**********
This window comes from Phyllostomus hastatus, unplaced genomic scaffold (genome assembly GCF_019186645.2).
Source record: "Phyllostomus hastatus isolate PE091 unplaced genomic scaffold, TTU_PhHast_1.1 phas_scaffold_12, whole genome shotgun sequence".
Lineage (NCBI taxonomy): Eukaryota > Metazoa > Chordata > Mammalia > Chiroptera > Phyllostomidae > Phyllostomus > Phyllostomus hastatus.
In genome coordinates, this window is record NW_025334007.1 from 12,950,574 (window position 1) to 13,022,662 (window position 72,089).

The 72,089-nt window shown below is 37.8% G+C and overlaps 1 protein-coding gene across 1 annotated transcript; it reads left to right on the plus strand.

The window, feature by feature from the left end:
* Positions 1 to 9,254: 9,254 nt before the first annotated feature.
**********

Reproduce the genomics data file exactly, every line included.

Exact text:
This window comes from Phyllostomus hastatus, unplaced genomic scaffold (genome assembly GCF_019186645.2).
Source record: "Phyllostomus hastatus isolate PE091 unplaced genomic scaffold, TTU_PhHast_1.1 phas_scaffold_12, whole genome shotgun sequence".
Lineage (NCBI taxonomy): Eukaryota > Metazoa > Chordata > Mammalia > Chiroptera > Phyllostomidae > Phyllostomus > Phyllostomus hastatus.
In genome coordinates, this window is record NW_025334007.1 from 12,950,574 (window position 1) to 13,022,662 (window position 72,089).

The 72,089-nt window shown below is 37.8% G+C and overlaps 1 protein-coding gene across 1 annotated transcript; it reads left to right on the plus strand.

The window, feature by feature from the left end:
* Positions 1 to 9,254: 9,254 nt before the first annotated feature.